The voltage regulator comprises an operational transconductance amplifier with a single gain stage followed by an NMOS source follower. The amplifier is frequency compensated at the high impedance output of the amplifier by a capacitor coupled to VSS. The voltage regulator further includes circuitry to improve performance during the power-up sequence and to permit tuning of the voltage regulator's output level to compensate for load or process variations.
The invention will be better understood upon reference to the following detailed description in connection with the accompanying drawings.
FIG. 1 is an electrical circuit diagram of a portion of the voltage regulator circuit for generating a regulated core voltage output.
FIG. 2 is an electrical circuit diagram of a second embodiment of the voltage regulator circuit of FIG. 1 in accordance with the present invention.
FIG. 3 is a electrical circuit diagram of one amplifier shown in FIG. 2.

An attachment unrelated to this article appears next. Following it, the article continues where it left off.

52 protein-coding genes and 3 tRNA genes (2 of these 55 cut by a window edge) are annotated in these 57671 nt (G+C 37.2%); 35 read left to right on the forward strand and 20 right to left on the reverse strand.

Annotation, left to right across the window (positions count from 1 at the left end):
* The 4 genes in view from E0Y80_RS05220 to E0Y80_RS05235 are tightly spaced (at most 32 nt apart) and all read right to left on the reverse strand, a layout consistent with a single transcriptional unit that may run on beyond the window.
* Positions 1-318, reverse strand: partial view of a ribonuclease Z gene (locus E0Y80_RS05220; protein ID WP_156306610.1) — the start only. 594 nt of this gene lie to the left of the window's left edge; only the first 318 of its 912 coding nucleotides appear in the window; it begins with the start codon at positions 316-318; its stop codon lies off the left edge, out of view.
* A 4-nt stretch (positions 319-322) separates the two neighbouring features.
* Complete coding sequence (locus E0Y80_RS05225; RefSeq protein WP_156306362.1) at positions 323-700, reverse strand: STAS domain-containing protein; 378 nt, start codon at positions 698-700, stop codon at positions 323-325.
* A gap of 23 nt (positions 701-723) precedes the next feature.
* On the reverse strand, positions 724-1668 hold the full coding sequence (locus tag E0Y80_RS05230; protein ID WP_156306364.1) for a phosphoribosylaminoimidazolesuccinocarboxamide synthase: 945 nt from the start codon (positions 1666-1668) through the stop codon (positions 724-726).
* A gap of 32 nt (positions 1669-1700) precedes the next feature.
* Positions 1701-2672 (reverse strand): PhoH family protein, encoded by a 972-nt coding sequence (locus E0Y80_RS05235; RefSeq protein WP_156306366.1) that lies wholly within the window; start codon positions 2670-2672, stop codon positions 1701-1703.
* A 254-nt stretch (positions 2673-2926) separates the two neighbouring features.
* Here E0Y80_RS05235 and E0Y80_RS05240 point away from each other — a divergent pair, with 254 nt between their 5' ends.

FIG. 4 is an electrical circuit diagram of the amplifier shown in FIG. 1.
FIG. 5 illustrates a detailed electrical circuit diagram of the embodiment shown in FIG. 2.
FIG. 6 is an electrical circuit diagram of a resistor tree circuit within the embodiment of this invention shown in FIG. 5.
FIG. 7 is an electrical circuit diagram of one circuit implementing the present invention; and
FIG. 8 is an electrical circuit diagram of a temperature compensation circuit for generating reference voltages in accordance with the present invention.
Referring now to FIG. 1 of the drawings, one embodiment of a voltage regulator 10 in accordance with the present invention is shown. Voltage regulator 10 may be included as part of a semiconductor integrated circuit which, in the preferred embodiment, is fabricated according to known complementary metal oxide semiconductor (CMOS) fabrication processes.
As a whole, this invention makes possible a stable regulated voltage output to the core or nucleus logic circuit elements. The design of voltage regulator 10 compensates for process variations inherently introduced when a common design is manufactured at more than one fabrication facility or foundry. The present voltage regulator 10 further compensates for variations in the power requirements of the core or nucleus logic circuit such that voltage regulator 10 is particularly adapted for use on a field programmable gate array (FPGA) having thousands of fuses that are voltage programmable. A decrease in voltage stress on non-programmed fuses is one especially important advantage of the present invention provided by regulator 10.